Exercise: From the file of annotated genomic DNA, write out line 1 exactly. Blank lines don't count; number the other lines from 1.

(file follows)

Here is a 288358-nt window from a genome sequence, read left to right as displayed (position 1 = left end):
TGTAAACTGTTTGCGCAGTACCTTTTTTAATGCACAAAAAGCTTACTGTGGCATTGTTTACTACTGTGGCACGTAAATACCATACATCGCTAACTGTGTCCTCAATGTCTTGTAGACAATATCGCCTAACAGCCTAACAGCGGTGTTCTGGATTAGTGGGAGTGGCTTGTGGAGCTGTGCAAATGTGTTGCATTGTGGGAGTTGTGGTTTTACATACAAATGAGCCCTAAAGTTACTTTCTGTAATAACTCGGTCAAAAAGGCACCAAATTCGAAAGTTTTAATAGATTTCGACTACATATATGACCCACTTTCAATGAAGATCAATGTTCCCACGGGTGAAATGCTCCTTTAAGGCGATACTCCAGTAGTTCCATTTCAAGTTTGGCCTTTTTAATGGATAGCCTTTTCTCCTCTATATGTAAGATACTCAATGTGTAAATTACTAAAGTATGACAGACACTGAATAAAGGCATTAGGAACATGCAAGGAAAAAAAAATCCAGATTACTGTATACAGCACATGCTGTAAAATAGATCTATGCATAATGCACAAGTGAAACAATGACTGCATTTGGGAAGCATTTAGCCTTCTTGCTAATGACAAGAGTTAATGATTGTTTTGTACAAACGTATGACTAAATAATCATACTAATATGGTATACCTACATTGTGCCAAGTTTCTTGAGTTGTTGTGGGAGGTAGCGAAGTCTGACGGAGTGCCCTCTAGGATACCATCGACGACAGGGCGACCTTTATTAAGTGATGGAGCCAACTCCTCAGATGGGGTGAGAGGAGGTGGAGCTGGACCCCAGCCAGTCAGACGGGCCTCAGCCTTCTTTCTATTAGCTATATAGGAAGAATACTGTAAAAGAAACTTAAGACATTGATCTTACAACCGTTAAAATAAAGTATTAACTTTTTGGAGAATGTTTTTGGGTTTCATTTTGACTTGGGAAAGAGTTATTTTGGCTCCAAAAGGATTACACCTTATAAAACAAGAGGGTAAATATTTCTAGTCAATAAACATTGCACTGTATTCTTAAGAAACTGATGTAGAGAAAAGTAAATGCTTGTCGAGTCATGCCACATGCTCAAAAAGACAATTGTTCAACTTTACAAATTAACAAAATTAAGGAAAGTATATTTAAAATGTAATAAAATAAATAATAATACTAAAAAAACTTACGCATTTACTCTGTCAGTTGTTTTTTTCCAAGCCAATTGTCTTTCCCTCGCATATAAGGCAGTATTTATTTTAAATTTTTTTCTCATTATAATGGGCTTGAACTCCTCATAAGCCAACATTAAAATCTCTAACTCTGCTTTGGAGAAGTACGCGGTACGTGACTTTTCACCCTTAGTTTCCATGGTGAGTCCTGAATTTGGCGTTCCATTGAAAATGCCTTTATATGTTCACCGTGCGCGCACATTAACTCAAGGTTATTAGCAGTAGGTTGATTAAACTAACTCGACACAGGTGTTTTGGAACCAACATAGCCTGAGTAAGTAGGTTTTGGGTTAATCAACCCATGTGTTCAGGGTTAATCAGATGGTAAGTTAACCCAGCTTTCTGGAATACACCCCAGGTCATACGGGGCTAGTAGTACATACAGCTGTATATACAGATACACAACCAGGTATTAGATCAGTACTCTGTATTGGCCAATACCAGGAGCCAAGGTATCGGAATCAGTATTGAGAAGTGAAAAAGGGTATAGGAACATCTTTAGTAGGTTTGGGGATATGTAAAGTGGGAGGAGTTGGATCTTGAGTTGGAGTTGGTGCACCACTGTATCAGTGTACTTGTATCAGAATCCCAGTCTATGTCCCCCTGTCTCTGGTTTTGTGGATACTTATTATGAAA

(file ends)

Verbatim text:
Here is a 288358-nt window from a genome sequence, read left to right as displayed (position 1 = left end):